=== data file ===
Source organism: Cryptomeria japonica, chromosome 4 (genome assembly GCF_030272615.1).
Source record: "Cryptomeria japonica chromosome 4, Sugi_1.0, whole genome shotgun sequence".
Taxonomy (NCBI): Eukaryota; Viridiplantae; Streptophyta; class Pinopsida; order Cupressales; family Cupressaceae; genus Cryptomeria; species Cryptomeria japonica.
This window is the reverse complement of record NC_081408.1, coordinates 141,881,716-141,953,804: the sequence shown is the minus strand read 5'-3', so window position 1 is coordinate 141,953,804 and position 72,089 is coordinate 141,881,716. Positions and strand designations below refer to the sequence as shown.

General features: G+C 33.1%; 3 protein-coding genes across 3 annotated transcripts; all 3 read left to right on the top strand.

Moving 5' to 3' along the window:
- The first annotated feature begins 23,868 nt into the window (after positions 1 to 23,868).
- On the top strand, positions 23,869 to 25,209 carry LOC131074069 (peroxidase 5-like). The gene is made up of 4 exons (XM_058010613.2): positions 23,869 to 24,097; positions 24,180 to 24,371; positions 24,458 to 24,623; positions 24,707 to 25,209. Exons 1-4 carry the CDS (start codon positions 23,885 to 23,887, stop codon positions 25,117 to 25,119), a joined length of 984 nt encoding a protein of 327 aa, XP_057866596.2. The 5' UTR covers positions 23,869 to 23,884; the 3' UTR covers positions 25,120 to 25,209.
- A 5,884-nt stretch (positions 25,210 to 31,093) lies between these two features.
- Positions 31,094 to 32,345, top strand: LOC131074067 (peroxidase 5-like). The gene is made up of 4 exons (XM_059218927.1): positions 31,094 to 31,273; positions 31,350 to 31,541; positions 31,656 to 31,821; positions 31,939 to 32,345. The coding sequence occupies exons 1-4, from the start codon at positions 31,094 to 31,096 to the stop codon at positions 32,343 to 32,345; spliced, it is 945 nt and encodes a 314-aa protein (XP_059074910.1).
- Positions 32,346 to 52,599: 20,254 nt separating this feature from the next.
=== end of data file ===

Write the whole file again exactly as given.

Source organism: Cryptomeria japonica, chromosome 4 (genome assembly GCF_030272615.1).
Source record: "Cryptomeria japonica chromosome 4, Sugi_1.0, whole genome shotgun sequence".
Taxonomy (NCBI): Eukaryota; Viridiplantae; Streptophyta; class Pinopsida; order Cupressales; family Cupressaceae; genus Cryptomeria; species Cryptomeria japonica.
This window is the reverse complement of record NC_081408.1, coordinates 141,881,716-141,953,804: the sequence shown is the minus strand read 5'-3', so window position 1 is coordinate 141,953,804 and position 72,089 is coordinate 141,881,716. Positions and strand designations below refer to the sequence as shown.

General features: G+C 33.1%; 3 protein-coding genes across 3 annotated transcripts; all 3 read left to right on the top strand.

Moving 5' to 3' along the window:
- The first annotated feature begins 23,868 nt into the window (after positions 1 to 23,868).
- On the top strand, positions 23,869 to 25,209 carry LOC131074069 (peroxidase 5-like). The gene is made up of 4 exons (XM_058010613.2): positions 23,869 to 24,097; positions 24,180 to 24,371; positions 24,458 to 24,623; positions 24,707 to 25,209. Exons 1-4 carry the CDS (start codon positions 23,885 to 23,887, stop codon positions 25,117 to 25,119), a joined length of 984 nt encoding a protein of 327 aa, XP_057866596.2. The 5' UTR covers positions 23,869 to 23,884; the 3' UTR covers positions 25,120 to 25,209.
- A 5,884-nt stretch (positions 25,210 to 31,093) lies between these two features.
- Positions 31,094 to 32,345, top strand: LOC131074067 (peroxidase 5-like). The gene is made up of 4 exons (XM_059218927.1): positions 31,094 to 31,273; positions 31,350 to 31,541; positions 31,656 to 31,821; positions 31,939 to 32,345. The coding sequence occupies exons 1-4, from the start codon at positions 31,094 to 31,096 to the stop codon at positions 32,343 to 32,345; spliced, it is 945 nt and encodes a 314-aa protein (XP_059074910.1).
- Positions 32,346 to 52,599: 20,254 nt separating this feature from the next.